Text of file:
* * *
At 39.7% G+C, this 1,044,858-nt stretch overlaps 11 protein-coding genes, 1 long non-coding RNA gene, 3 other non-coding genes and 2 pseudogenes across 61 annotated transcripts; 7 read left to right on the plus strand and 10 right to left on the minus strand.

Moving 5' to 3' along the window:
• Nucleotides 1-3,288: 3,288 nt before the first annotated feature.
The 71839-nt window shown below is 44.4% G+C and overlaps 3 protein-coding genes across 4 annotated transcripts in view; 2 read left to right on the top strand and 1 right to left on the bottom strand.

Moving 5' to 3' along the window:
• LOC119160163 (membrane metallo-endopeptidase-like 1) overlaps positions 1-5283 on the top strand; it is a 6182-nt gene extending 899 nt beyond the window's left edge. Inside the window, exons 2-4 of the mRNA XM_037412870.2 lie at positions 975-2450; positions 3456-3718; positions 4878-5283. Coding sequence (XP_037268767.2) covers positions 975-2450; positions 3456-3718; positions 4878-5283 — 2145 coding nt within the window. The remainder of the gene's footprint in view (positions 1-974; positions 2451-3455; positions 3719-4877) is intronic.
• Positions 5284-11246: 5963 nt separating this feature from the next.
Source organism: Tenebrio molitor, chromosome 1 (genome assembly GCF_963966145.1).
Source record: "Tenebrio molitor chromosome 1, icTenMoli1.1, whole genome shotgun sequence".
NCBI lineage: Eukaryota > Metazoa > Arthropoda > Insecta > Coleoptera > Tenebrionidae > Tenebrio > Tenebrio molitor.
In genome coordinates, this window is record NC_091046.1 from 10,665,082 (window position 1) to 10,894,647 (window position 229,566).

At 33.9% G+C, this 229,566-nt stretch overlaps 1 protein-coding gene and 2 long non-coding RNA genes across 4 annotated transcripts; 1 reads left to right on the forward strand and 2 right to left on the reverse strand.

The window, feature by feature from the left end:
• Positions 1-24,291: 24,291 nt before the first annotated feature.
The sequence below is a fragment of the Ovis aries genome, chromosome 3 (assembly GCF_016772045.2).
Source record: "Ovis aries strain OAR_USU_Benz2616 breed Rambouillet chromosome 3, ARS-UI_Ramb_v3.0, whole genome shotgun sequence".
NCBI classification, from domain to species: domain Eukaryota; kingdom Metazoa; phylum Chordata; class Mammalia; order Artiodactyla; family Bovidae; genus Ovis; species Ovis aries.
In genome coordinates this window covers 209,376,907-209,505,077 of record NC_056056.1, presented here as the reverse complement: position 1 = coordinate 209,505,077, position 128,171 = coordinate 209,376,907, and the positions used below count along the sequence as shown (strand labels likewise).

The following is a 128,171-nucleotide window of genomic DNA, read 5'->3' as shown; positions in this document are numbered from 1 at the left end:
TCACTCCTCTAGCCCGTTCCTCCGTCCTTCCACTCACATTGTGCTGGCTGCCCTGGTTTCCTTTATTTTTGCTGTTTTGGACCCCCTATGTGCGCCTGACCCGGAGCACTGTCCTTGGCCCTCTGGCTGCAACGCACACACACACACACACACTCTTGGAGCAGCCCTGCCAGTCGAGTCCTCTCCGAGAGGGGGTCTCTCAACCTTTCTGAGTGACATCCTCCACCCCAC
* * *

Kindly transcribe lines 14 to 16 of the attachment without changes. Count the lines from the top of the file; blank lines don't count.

• Positions 1-24,291: 24,291 nt before the first annotated feature.
The sequence below is a fragment of the Ovis aries genome, chromosome 3 (assembly GCF_016772045.2).
Source record: "Ovis aries strain OAR_USU_Benz2616 breed Rambouillet chromosome 3, ARS-UI_Ramb_v3.0, whole genome shotgun sequence".